- Kit Kat was the number one selling biscuit in the UK last year selling over one billion Kit Kats.
- Kit Kats have not always been recognized by their red wrapper. During WWII there were milk shortages and the Kit Kat was made with dark chocolate and wore a blue wrapper.
- Kit Kat made the 1997 Guinness Book of World Records by selling 13.2 billion Kit Kats worldwide in 1995.
Having spent my life surrounded by candy, I have to admit that I am a fan of the history of the many products that we sell. New candies are introduced regularly yet few survive long enough to make it to the shelves let alone qualify for having a history.
I stumbled across the curious origins of Milk Duds which I thought readers would enjoy. Little do many realize that this candy was, in some regards, a fortuitous mistake.
In 1928, the defunct F.Hoffman and Co., of Chicago, one of the original inventors of chocolate covered caramels was purchased by an entrepreneur named Milton J.Holloway who had an idea to create a round piece of candy which was nothing more than caramel enrobed with high quality milk chocolate.
Despite numerous tries and due to manufacturing limitations, it was impossible to create a round candy and thus all of their tries produced nothing except irregular shaped pieces that they called “duds.”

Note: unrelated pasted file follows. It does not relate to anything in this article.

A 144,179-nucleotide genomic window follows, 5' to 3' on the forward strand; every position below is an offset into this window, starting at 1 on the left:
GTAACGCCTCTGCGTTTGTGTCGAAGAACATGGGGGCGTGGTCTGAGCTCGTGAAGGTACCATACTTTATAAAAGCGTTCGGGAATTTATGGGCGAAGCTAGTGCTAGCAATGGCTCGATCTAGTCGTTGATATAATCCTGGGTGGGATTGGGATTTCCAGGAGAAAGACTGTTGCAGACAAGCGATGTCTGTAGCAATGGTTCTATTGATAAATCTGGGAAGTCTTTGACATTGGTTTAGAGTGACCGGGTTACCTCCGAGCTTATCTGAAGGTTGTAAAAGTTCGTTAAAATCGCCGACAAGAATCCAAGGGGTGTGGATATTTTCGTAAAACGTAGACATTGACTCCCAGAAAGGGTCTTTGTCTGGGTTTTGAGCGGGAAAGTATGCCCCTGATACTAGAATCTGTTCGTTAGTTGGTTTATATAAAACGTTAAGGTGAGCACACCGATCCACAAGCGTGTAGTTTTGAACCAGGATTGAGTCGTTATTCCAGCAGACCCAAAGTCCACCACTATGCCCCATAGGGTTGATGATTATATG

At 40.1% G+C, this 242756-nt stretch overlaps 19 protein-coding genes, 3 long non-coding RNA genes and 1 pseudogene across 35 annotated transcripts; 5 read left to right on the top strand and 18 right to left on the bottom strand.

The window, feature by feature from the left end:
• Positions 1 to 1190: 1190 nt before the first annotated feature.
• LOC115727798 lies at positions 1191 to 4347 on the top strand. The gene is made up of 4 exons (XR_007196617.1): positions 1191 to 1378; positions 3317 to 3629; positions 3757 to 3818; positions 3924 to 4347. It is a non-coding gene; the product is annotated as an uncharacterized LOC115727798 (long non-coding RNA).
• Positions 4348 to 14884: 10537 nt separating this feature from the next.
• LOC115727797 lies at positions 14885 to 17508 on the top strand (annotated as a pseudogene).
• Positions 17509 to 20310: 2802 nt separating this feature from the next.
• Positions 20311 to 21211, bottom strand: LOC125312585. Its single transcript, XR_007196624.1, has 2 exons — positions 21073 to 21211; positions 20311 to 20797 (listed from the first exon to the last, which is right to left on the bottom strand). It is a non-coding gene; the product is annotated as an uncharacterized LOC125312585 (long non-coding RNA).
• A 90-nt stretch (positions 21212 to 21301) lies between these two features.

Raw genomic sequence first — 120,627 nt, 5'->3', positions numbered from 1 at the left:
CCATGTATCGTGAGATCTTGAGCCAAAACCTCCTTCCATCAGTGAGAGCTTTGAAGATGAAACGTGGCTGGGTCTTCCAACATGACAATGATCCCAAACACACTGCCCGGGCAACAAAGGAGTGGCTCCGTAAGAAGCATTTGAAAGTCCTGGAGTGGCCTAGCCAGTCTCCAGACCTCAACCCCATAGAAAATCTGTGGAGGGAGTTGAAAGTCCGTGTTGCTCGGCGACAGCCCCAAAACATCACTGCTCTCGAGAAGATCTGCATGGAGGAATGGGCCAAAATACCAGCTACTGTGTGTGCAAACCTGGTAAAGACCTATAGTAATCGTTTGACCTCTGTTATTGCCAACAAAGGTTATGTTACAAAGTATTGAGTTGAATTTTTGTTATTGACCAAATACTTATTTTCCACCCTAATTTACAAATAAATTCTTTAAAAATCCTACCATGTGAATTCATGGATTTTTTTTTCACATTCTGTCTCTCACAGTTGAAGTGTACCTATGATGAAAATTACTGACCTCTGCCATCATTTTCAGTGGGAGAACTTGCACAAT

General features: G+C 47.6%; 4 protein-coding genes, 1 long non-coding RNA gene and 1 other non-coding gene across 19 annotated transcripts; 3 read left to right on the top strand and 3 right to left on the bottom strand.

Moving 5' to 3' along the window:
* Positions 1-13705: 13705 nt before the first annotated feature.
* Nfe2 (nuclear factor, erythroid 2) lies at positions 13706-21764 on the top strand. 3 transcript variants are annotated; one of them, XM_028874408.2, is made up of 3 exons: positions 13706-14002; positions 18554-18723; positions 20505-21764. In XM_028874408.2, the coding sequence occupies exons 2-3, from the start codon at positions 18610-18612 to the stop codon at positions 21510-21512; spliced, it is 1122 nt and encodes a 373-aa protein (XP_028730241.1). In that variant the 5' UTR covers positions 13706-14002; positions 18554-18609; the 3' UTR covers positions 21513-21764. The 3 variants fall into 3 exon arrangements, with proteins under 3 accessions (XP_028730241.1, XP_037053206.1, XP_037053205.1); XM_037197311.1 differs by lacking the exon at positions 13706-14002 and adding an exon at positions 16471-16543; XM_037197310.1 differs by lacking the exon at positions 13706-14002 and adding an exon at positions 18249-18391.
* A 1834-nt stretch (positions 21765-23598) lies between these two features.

Despite best intentions, they were never able to produce their dream BUT they realized that the product was delicious nevertheless….
Fast forward sixty eight years and Hershey Chocolates took ownership of this brand from Leaf Confections and changed the formula from cocoa butter to a “lesser priced oil substitute” and therefore it is no longer, technically, a milk chocolate based product.
Despite changes of ownership, a formula change and 84 years of trial and error, Milk Duds remain one of the best selling candies in the world, a personal favorite ,and a historic candy icon .
Lest I forget, we were one of the first candy wholesalers in the nation to offer this oh so irregular yet oh so good candy long before it was considered retro…